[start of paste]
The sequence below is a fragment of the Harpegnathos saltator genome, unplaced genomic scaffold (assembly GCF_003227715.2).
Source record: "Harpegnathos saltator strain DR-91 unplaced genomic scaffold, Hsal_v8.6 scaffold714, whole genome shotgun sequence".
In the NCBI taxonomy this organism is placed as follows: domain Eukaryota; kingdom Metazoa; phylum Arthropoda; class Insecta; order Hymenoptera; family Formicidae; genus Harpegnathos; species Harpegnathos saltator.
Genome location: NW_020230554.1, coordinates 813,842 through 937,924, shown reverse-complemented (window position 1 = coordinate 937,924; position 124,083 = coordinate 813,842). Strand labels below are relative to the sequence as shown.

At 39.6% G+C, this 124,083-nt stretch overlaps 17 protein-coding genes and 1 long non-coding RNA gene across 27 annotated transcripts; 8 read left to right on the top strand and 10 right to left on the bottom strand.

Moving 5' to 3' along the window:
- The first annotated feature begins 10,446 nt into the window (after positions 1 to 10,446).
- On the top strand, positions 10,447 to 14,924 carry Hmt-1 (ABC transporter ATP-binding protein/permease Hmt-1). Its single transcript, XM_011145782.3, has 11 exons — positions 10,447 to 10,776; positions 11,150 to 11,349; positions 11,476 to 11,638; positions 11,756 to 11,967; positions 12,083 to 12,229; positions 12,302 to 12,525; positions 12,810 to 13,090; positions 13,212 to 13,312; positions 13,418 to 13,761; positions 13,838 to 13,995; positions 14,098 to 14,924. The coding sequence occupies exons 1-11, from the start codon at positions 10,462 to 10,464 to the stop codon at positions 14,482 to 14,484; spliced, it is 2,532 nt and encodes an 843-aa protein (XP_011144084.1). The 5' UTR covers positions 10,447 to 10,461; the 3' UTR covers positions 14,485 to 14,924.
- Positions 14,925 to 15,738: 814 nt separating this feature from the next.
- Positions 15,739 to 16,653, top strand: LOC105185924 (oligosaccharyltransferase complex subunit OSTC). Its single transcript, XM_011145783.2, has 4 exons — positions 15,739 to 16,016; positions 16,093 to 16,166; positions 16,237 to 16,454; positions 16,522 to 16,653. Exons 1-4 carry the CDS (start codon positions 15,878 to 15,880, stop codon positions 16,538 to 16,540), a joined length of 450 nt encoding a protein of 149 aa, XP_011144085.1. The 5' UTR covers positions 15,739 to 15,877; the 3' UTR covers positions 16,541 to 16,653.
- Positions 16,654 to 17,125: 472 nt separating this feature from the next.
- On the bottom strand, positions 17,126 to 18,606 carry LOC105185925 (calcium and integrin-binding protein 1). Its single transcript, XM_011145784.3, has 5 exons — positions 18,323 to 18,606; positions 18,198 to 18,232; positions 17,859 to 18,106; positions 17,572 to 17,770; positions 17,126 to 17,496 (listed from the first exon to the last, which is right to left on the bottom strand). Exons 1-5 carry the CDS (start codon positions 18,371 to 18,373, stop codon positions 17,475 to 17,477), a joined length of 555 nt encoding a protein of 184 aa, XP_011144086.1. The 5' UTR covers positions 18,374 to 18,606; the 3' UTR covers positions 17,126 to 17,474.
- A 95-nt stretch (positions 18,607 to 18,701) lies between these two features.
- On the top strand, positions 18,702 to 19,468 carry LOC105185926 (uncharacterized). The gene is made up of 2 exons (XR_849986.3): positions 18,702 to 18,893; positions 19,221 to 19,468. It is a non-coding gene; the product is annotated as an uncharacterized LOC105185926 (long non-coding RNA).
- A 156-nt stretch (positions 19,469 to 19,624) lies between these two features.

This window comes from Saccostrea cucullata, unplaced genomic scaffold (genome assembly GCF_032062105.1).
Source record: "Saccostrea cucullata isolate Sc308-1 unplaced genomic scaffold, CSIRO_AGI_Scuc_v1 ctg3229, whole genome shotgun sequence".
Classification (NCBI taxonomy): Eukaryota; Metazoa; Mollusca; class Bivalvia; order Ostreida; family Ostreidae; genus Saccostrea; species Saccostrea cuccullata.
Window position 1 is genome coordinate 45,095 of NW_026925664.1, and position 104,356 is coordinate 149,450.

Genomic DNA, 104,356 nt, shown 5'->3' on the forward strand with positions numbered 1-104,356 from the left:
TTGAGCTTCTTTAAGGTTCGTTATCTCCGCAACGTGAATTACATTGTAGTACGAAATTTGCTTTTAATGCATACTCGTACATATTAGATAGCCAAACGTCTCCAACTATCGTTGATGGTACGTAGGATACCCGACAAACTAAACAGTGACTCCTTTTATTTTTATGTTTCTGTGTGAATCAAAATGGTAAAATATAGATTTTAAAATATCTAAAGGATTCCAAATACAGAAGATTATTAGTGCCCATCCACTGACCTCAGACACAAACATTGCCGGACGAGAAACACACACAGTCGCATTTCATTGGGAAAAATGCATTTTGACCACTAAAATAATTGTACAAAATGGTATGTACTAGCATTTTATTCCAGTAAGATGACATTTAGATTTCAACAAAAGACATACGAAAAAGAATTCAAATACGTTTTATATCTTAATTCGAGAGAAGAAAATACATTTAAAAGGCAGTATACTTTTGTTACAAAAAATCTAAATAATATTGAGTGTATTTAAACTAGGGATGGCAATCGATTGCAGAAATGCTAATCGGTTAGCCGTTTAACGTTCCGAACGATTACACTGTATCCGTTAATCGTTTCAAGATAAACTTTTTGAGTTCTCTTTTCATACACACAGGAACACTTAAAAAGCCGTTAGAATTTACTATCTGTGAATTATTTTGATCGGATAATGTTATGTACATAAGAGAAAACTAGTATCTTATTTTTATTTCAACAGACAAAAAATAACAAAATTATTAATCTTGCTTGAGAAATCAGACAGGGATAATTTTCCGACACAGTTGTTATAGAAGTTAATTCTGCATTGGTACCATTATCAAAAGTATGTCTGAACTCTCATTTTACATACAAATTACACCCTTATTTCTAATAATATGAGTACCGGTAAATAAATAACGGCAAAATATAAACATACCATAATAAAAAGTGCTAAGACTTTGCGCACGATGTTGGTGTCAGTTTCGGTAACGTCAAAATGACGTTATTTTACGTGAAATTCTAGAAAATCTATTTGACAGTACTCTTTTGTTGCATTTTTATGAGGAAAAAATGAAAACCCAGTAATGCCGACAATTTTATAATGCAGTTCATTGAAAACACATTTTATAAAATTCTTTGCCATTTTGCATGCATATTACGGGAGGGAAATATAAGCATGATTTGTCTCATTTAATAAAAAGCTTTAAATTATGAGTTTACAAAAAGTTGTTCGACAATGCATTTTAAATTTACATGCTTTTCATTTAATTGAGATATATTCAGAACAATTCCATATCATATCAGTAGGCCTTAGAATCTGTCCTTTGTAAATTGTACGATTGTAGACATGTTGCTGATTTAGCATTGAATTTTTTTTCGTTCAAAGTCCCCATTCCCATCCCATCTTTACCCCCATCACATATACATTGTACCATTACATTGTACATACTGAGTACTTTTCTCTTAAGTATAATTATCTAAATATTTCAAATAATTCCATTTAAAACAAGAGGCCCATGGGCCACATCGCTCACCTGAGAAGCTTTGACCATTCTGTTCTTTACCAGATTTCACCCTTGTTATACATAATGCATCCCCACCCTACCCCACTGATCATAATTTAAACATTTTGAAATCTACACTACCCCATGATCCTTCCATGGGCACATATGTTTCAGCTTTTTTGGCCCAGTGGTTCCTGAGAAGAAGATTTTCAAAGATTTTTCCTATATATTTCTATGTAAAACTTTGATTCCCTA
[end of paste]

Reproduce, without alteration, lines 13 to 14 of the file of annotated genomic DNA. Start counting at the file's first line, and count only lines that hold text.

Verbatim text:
- A 95-nt stretch (positions 18,607 to 18,701) lies between these two features.
- On the top strand, positions 18,702 to 19,468 carry LOC105185926 (uncharacterized). The gene is made up of 2 exons (XR_849986.3): positions 18,702 to 18,893; positions 19,221 to 19,468. It is a non-coding gene; the product is annotated as an uncharacterized LOC105185926 (long non-coding RNA).